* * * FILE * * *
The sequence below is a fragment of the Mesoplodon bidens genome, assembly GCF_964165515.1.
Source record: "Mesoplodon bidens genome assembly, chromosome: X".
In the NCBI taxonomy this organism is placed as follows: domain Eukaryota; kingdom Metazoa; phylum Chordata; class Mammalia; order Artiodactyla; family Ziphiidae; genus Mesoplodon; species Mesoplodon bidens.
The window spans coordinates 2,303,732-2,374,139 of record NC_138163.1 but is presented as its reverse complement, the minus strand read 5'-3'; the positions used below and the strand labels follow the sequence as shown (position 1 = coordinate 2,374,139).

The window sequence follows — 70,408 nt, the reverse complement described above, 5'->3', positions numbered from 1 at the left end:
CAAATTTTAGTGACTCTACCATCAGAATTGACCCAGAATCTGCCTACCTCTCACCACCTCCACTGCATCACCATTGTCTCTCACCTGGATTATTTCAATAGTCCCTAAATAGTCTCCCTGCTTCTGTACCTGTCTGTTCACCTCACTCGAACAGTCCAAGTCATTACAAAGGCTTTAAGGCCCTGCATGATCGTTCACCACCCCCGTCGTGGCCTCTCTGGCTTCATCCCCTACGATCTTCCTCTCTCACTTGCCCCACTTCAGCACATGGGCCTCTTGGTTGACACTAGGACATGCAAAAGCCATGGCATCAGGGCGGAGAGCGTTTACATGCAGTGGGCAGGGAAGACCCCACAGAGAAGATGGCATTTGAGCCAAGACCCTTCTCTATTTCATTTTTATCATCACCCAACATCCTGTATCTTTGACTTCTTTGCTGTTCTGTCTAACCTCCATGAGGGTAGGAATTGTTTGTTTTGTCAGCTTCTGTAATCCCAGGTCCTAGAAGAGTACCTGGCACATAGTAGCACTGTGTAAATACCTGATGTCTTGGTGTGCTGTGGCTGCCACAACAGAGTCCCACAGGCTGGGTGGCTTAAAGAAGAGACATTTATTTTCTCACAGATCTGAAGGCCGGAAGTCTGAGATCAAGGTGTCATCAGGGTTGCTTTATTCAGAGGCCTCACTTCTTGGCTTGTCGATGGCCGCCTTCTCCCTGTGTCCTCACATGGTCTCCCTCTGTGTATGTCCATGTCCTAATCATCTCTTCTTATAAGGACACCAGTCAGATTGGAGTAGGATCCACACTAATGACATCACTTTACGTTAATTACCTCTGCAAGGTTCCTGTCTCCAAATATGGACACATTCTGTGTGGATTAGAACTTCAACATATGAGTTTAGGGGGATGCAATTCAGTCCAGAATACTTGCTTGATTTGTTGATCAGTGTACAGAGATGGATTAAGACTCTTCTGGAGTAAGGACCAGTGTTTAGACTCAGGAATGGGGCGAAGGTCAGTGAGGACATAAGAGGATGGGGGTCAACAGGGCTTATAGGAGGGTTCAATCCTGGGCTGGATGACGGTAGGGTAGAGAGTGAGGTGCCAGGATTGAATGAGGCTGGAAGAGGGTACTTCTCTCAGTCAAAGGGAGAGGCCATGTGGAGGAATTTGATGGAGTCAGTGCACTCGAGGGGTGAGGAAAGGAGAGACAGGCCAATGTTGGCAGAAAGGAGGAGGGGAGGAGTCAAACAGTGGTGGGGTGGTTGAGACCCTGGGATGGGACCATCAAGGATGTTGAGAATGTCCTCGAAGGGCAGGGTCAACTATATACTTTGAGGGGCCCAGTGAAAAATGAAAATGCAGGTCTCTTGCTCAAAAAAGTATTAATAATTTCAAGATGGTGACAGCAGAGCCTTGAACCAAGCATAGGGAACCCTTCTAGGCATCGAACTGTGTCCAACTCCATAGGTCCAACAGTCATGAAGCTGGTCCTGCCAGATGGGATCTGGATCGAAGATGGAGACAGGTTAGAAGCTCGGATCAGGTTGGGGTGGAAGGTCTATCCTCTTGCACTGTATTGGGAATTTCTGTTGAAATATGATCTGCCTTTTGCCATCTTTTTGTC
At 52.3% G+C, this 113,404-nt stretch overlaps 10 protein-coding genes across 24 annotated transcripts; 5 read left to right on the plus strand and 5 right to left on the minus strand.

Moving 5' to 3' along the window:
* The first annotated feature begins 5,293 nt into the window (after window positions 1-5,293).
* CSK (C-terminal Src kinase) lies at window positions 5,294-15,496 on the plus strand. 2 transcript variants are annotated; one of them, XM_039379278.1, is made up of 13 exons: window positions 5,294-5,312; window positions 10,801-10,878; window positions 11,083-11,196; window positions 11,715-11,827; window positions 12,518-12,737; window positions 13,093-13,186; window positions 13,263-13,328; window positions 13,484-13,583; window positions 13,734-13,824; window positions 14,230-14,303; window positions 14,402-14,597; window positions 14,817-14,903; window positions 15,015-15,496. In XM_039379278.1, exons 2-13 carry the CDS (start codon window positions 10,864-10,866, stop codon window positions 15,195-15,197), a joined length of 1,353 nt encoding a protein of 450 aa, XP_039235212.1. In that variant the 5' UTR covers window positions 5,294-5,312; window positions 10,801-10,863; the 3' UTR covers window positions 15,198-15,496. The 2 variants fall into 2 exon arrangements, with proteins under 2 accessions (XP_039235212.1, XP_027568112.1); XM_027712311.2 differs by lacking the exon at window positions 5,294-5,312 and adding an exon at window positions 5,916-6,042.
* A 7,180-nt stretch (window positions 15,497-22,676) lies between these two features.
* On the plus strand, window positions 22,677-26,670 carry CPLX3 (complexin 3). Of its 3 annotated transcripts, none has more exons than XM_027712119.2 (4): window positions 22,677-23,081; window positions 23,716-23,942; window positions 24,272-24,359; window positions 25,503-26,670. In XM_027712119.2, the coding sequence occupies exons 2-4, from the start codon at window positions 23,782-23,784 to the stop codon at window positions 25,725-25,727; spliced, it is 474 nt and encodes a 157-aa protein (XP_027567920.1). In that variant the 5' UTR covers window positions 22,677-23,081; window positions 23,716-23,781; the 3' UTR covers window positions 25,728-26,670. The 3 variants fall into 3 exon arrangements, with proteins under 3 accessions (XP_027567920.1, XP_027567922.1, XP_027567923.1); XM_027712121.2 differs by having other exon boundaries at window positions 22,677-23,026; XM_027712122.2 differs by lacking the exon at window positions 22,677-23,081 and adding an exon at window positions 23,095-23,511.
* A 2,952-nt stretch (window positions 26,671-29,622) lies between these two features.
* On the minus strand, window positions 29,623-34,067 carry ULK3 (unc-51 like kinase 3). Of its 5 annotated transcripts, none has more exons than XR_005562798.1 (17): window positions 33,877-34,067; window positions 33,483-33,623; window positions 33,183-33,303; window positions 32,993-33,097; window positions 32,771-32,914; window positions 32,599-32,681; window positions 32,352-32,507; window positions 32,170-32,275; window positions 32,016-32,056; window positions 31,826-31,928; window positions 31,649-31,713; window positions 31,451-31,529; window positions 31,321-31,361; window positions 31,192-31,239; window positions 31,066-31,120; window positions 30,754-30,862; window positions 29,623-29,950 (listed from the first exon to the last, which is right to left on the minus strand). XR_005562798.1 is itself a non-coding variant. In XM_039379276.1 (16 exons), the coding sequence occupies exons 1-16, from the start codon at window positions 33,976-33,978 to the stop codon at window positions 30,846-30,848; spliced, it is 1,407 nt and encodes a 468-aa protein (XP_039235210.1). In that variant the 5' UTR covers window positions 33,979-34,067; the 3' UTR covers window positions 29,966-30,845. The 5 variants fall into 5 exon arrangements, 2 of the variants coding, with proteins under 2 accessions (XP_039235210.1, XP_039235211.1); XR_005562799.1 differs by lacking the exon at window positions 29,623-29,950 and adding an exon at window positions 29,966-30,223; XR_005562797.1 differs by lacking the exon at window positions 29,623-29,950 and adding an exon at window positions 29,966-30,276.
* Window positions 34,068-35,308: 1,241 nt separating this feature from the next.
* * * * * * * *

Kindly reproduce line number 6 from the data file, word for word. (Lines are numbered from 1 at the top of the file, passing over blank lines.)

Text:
CAAATTTTAGTGACTCTACCATCAGAATTGACCCAGAATCTGCCTACCTCTCACCACCTCCACTGCATCACCATTGTCTCTCACCTGGATTATTTCAATAGTCCCTAAATAGTCTCCCTGCTTCTGTACCTGTCTGTTCACCTCACTCGAACAGTCCAAGTCATTACAAAGGCTTTAAGGCCCTGCATGATCGTTCACCACCCCCGTCGTGGCCTCTCTGGCTTCATCCCCTACGATCTTCCTCTCTCACTTGCCCCACTTCAGCACATGGGCCTCTTGGTTGACACTAGGACATGCAAAAGCCATGGCATCAGGGCGGAGAGCGTTTACATGCAGTGGGCAGGGAAGACCCCACAGAGAAGATGGCATTTGAGCCAAGACCCTTCTCTATTTCATTTTTATCATCACCCAACATCCTGTATCTTTGACTTCTTTGCTGTTCTGTCTAACCTCCATGAGGGTAGGAATTGTTTGTTTTGTCAGCTTCTGTAATCCCAGGTCCTAGAAGAGTACCTGGCACATAGTAGCACTGTGTAAATACCTGATGTCTTGGTGTGCTGTGGCTGCCACAACAGAGTCCCACAGGCTGGGTGGCTTAAAGAAGAGACATTTATTTTCTCACAGATCTGAAGGCCGGAAGTCTGAGATCAAGGTGTCATCAGGGTTGCTTTATTCAGAGGCCTCACTTCTTGGCTTGTCGATGGCCGCCTTCTCCCTGTGTCCTCACATGGTCTCCCTCTGTGTATGTCCATGTCCTAATCATCTCTTCTTATAAGGACACCAGTCAGATTGGAGTAGGATCCACACTAATGACATCACTTTACGTTAATTACCTCTGCAAGGTTCCTGTCTCCAAATATGGACACATTCTGTGTGGATTAGAACTTCAACATATGAGTTTAGGGGGATGCAATTCAGTCCAGAATACTTGCTTGATTTGTTGATCAGTGTACAGAGATGGATTAAGACTCTTCTGGAGTAAGGACCAGTGTTTAGACTCAGGAATGGGGCGAAGGTCAGTGAGGACATAAGAGGATGGGGGTCAACAGGGCTTATAGGAGGGTTCAATCCTGGGCTGGATGACGGTAGGGTAGAGAGTGAGGTGCCAGGATTGAATGAGGCTGGAAGAGGGTACTTCTCTCAGTCAAAGGGAGAGGCCATGTGGAGGAATTTGATGGAGTCAGTGCACTCGAGGGGTGAGGAAAGGAGAGACAGGCCAATGTTGGCAGAAAGGAGGAGGGGAGGAGTCAAACAGTGGTGGGGTGGTTGAGACCCTGGGATGGGACCATCAAGGATGTTGAGAATGTCCTCGAAGGGCAGGGTCAACTATATACTTTGAGGGGCCCAGTGAAAAATGAAAATGCAGGTCTCTTGCTCAAAAAAGTATTAATAATTTCAAGATGGTGACAGCAGAGCCTTGAACCAAGCATAGGGAACCCTTCTAGGCATCGAACTGTGTCCAACTCCATAGGTCCAACAGTCATGAAGCTGGTCCTGCCAGATGGGATCTGGATCGAAGATGGAGACAGGTTAGAAGCTCGGATCAGGTTGGGGTGGAAGGTCTATCCTCTTGCACTGTATTGGGAATTTCTGTTGAAATATGATCTGCCTTTTGCCATCTTTTTGTC